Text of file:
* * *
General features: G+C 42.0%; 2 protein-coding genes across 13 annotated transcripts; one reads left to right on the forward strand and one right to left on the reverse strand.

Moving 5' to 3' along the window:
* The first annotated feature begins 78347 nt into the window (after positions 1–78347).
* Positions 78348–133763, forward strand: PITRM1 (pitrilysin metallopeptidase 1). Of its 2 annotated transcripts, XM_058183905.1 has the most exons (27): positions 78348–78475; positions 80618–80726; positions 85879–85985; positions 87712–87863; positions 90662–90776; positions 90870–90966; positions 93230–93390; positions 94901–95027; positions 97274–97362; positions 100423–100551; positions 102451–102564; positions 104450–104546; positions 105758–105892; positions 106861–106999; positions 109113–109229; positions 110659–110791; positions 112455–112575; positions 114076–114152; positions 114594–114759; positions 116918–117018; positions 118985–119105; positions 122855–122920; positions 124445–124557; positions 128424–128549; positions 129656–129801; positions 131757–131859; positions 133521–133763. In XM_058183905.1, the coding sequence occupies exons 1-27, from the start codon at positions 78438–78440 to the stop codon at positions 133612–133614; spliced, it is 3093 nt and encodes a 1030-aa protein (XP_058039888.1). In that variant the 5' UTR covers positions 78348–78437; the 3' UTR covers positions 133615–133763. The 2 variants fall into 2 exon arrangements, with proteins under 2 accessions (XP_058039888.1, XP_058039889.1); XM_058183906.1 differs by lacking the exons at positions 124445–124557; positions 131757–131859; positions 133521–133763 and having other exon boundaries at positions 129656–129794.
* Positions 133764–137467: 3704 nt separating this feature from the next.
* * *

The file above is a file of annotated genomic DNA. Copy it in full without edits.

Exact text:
General features: G+C 42.0%; 2 protein-coding genes across 13 annotated transcripts; one reads left to right on the forward strand and one right to left on the reverse strand.

Moving 5' to 3' along the window:
* The first annotated feature begins 78347 nt into the window (after positions 1–78347).
* Positions 78348–133763, forward strand: PITRM1 (pitrilysin metallopeptidase 1). Of its 2 annotated transcripts, XM_058183905.1 has the most exons (27): positions 78348–78475; positions 80618–80726; positions 85879–85985; positions 87712–87863; positions 90662–90776; positions 90870–90966; positions 93230–93390; positions 94901–95027; positions 97274–97362; positions 100423–100551; positions 102451–102564; positions 104450–104546; positions 105758–105892; positions 106861–106999; positions 109113–109229; positions 110659–110791; positions 112455–112575; positions 114076–114152; positions 114594–114759; positions 116918–117018; positions 118985–119105; positions 122855–122920; positions 124445–124557; positions 128424–128549; positions 129656–129801; positions 131757–131859; positions 133521–133763. In XM_058183905.1, the coding sequence occupies exons 1-27, from the start codon at positions 78438–78440 to the stop codon at positions 133612–133614; spliced, it is 3093 nt and encodes a 1030-aa protein (XP_058039888.1). In that variant the 5' UTR covers positions 78348–78437; the 3' UTR covers positions 133615–133763. The 2 variants fall into 2 exon arrangements, with proteins under 2 accessions (XP_058039888.1, XP_058039889.1); XM_058183906.1 differs by lacking the exons at positions 124445–124557; positions 131757–131859; positions 133521–133763 and having other exon boundaries at positions 129656–129794.
* Positions 133764–137467: 3704 nt separating this feature from the next.